Turkish presidential spokesperson abandons interview with Swedish TV

Turkish presidential spokesperson abandons interview with Swedish TV
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Turkey’s Presidential Spokesperson Ibrahim Kalin broke short an interview made with a Swedish journalist after he was asked about the Swedish criminals living in Turkey

İbrahim Kalin, the spokesperson for Turkish President Recep Tayyip Erdoğan, abruptly ended an interview with Swedish journalist Diamant Salihu and accused him of not practicing honest journalism and having a “different agenda,” Stockholm Center for Freedom reported.

Salihu, who traveled to Turkey for research on Swedish criminals who are living in Turkey and wanted by the Swedish police, recently had a meeting with Kalın. Salihu reminded Kalin that there are many drug dealers and crime gang members living in Turkey who are wanted by the Swedish police and asked if Turkey is becoming a new center for drug dealers.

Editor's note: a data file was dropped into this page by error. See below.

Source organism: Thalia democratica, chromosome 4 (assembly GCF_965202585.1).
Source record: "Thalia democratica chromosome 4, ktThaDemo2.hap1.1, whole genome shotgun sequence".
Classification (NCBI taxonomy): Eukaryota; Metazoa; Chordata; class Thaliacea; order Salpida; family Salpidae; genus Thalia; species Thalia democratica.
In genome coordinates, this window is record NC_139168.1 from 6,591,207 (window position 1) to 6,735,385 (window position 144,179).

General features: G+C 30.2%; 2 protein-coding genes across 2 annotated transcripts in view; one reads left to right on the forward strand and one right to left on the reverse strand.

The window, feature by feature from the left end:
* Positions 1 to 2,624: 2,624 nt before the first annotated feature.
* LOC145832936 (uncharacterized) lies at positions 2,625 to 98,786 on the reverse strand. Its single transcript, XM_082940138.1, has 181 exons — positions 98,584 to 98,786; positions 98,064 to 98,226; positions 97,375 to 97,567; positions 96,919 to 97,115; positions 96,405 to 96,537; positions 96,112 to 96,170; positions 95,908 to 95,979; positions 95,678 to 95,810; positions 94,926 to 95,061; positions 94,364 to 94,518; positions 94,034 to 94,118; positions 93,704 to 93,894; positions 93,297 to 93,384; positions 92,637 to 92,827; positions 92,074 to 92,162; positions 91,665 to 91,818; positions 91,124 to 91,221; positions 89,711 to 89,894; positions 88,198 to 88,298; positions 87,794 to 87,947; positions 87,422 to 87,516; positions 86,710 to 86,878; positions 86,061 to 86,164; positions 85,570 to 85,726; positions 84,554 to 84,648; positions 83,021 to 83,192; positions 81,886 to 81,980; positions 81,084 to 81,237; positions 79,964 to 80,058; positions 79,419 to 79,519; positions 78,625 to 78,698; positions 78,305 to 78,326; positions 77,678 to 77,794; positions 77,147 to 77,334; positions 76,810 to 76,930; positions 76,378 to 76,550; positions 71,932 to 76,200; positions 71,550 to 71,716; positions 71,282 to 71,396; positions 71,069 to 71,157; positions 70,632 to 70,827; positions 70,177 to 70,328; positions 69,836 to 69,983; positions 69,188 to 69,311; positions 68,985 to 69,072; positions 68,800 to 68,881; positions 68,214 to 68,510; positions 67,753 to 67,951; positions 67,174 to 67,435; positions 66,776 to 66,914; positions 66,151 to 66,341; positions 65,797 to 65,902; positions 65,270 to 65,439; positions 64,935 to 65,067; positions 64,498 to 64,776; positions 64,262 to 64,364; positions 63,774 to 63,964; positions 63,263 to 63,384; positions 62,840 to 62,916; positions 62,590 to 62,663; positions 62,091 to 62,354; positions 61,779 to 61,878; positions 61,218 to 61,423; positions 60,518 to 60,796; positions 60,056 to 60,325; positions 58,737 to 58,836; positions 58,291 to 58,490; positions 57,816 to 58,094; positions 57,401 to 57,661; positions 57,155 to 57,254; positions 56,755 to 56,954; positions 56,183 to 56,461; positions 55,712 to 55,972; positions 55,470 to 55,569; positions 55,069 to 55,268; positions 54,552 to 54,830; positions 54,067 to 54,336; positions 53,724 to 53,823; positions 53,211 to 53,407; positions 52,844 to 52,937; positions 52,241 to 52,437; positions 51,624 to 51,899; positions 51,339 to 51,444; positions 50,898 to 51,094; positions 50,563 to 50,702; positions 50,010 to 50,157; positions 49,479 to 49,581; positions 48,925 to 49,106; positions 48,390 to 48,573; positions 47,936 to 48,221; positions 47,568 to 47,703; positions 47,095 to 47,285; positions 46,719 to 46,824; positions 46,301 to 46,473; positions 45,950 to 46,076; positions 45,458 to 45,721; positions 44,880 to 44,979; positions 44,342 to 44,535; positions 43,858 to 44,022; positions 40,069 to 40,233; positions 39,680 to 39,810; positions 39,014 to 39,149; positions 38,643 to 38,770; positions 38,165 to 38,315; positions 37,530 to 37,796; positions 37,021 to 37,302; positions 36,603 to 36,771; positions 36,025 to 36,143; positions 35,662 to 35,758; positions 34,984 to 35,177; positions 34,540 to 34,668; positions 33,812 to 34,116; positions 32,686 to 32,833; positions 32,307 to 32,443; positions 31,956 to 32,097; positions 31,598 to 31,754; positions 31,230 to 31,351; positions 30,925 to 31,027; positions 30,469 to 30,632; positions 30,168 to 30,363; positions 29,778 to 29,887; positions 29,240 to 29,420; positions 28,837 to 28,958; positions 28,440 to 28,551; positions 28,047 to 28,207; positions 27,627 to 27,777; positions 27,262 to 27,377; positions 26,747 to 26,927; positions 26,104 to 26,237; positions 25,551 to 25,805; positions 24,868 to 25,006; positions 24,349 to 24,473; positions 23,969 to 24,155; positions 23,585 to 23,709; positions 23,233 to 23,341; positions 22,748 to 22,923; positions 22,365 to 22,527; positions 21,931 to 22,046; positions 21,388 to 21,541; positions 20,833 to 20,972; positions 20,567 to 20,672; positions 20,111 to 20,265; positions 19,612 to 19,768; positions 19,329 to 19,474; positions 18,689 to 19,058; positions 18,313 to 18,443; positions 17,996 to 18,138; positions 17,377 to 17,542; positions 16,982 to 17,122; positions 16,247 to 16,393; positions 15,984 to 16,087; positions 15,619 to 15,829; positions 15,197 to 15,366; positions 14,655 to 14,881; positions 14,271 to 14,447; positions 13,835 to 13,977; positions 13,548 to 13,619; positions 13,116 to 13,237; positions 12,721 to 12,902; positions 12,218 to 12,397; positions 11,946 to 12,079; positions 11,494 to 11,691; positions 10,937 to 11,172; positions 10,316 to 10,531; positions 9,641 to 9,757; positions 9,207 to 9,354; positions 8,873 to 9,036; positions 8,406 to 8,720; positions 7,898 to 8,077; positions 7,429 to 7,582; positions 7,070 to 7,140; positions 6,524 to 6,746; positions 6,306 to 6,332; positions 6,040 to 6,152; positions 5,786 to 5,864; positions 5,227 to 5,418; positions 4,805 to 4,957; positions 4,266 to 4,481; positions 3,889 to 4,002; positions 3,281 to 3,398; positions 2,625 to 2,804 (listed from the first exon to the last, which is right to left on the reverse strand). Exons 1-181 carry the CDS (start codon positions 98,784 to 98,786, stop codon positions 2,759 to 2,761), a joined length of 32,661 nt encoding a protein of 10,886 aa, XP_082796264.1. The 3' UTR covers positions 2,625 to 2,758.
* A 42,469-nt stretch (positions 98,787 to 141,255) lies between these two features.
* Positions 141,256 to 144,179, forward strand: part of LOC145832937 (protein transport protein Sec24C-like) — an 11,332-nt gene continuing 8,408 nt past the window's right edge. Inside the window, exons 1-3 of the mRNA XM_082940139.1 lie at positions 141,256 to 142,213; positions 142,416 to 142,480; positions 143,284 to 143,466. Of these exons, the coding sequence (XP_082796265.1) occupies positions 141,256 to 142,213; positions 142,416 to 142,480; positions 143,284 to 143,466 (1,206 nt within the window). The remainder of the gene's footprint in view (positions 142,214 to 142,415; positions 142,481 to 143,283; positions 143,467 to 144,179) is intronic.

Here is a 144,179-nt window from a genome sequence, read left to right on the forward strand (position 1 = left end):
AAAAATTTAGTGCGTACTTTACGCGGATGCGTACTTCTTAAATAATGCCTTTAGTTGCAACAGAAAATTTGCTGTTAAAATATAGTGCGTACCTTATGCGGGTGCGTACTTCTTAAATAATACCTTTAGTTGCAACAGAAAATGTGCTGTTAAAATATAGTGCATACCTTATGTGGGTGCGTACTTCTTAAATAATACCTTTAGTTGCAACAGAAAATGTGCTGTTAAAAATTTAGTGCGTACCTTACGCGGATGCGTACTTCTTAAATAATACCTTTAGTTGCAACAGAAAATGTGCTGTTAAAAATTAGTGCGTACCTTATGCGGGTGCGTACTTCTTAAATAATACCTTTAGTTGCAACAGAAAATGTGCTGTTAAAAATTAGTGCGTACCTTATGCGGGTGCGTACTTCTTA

“In principle, we don’t protect or hide criminals. If you’re implying that Turkey somehow provides a haven for such people or protects them, it’s completely baseless, completely outrageous, to make such a claim,’’ Kalin said, angered by the question, said in English,

Kalin also accused Salihu of having a ‘’different agenda’’ and making baseless accusations against Turkey about having mobsters and cocaine smugglers on its soil.

Kalin didn’t let Salihu continue and said, “That is the PKK speaking, that is FETO speaking. That is not honest journalism,” and halted the interview, saying he didn’t want to continue.

FETO is an acronym used by the government to label the Gulen movement, which Turkish authorities accuse of being behind the coup attempt of 2016.

Sweden and Turkey have recently had meetings regarding Sweden’s efforts to join NATO, with Ankara accusing Stockholm of harboring political dissidents who are labelled as “terrorists” by Turkey.

Turkey is threatening to block Sweden and Finland join NATO unless they extradite dozens of people Ankara accuses of “terrorism,” including journalists living in exile.

Saliuha claimed that despite Kalın’s denials, more than 10 persons wanted by Sweden have been living in Turkey for years, including murderers and cocaine smugglers.